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Heavenly Sword PS3 Review

11/09/2007 Family Family Gamer Review
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Heavenly Sword PS3

Heavenly Sword



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Heavenly Sword was one of the first poster children for the PS3 era. I can still remember seeing, what must have been CGI representations of, gameplay a couple of years ago and being blown away by the thought of controlling such fluid action. After the success of God of War on the PS2 Sony are obviously keen to foster similar franchises on their new hardware.

It still remains to be seen whether this approach has served them well. The gaming landscape could have been quite different if, instead of holding on for Heavenly Sword, they had released a beefed up God of War II on the PS3. God of War will no doubt come to the PS3, but the delay in the arrival of this truly triple A title may have cost Sony a considerable number of sales this yuletide.

We are in danger of putting the cart before the horse here; but in a nutshell the wider consensus is that Heavenly Sword struggles to achieve the scale and grandeur that was so captivating in God of War. This was certainly reinforced by our pre-game research that found many write ups played Ninja Theory's game as second fiddle to SCE Studios Santa Monica's PS2 swansong. It is certainly testament to the stature of God of War II that a game from the previous generation could hamper a release on a new machine. So, after an obligatory visit back to God of War II, it was with reasonably low expectations that we popped in the disc and sat back to experience it for ourselves.

We are a little smitten with the game. Not some boyish infatuation with the luscious Nariko, although this would be more than justified. Rather, we found ourselves willing to be wooed by the overall story of the game, happily drawn into a genuine conversation about this cursed young girl and her part in the saga.

The main game offers a solid six hours of playtime, without taking into account the desire to return for repeat run throughs. This is obviously on the short side for a full price next generation game that will most likely set you back a good GBP 50, but what it lacks in duration it certainly makes up for in quality. Although it has been said before, one of Heavenly Sword's key strengths is its emotive and well told story. Similarly to God of War, we begin with the apparent demise of the hero (or in this case heroine) and then slowly discover the full story through a series of flash backs. As things unfold we discover that Nariko is a young woman who has lived her short life under a curse. She was unfortunately born on the very day that a saviour had been prophesised to arrive. When no obvious saviourly arrival materialised the masses assumed the gods had cursed them and Nariko became the obvious scape goat. Haunted by dreams of betrayal and hatred by those around her, she somehow survived to take part in the war of King Bohan.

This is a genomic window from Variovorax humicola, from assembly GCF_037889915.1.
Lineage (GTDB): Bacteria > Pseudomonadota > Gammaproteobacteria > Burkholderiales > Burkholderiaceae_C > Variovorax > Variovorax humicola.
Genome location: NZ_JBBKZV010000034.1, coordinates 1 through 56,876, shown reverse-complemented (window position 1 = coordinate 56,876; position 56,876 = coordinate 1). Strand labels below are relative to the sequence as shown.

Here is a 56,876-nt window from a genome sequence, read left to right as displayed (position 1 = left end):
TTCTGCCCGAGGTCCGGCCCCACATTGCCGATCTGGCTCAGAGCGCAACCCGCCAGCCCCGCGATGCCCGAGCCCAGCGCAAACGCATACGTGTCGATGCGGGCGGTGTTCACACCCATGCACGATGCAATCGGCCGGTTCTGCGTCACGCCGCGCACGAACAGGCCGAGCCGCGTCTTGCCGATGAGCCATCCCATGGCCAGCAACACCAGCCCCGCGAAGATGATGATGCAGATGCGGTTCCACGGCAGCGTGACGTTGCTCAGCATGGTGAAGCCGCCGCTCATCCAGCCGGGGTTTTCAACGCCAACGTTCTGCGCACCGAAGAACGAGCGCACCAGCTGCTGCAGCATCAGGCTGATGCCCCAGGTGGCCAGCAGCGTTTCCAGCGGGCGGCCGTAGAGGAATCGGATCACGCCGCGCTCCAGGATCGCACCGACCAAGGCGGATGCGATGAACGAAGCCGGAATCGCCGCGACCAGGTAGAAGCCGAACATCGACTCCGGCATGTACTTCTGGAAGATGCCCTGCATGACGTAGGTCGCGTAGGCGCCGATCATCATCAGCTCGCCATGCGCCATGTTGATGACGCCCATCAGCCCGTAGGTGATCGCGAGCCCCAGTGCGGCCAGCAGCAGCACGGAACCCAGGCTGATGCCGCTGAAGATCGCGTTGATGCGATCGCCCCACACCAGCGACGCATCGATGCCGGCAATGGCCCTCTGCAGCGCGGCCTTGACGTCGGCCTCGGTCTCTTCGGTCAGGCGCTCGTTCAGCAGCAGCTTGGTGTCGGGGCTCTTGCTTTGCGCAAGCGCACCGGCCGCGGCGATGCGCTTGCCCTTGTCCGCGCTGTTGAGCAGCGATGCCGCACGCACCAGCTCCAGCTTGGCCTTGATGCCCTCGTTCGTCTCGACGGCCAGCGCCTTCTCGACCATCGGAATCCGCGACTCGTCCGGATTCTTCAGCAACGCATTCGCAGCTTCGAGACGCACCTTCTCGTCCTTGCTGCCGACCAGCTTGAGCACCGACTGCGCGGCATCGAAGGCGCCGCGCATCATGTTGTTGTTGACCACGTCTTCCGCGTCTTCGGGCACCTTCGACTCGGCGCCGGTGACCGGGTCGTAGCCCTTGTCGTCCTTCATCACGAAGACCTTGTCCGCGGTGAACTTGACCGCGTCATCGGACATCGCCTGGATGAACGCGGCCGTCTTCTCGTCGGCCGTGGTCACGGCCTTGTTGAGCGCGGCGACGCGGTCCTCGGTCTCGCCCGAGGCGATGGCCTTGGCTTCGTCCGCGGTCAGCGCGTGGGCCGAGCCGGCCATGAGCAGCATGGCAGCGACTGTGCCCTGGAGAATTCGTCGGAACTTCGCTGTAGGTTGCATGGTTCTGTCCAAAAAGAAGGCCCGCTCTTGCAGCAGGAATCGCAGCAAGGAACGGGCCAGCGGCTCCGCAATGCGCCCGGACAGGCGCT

The bulk of the game proper involves making use of Nariko's nuanced combat system. Although at first this seems to involve mashing buttons, as the play (and instructions) unfold you soon realise that a high degree of strategy is involved. The mainstay of all this is the parry system; when not attacking Nariko can block attacks and enable you to perform a powerful counter attack. Once you have your hands on 'the Sword' this is combined with her different stances to enable you to block different styles of attack more effectively. This stance mechanic makes up the remainder of the combat; you can switch between speed, range or power attacks by simply holding the appropriate shoulder button. Once you have selected a stance this is then applied to any attack combo's you hit. Whilst this may sound a little complex, in practice the fights have a flow and rhythm to them that lets you largely forget about the controls and instinctively move with the action. When you are really in the groove Heavenly Sword almost feels like a rhythm action game than a slash 'em up. This is all punctuated by the use of special moves, which are triggered by the circle button and slow the action whilst the camera zooms closer, providing a welcome pause to the action, before drawing back again for the next stanza of moves.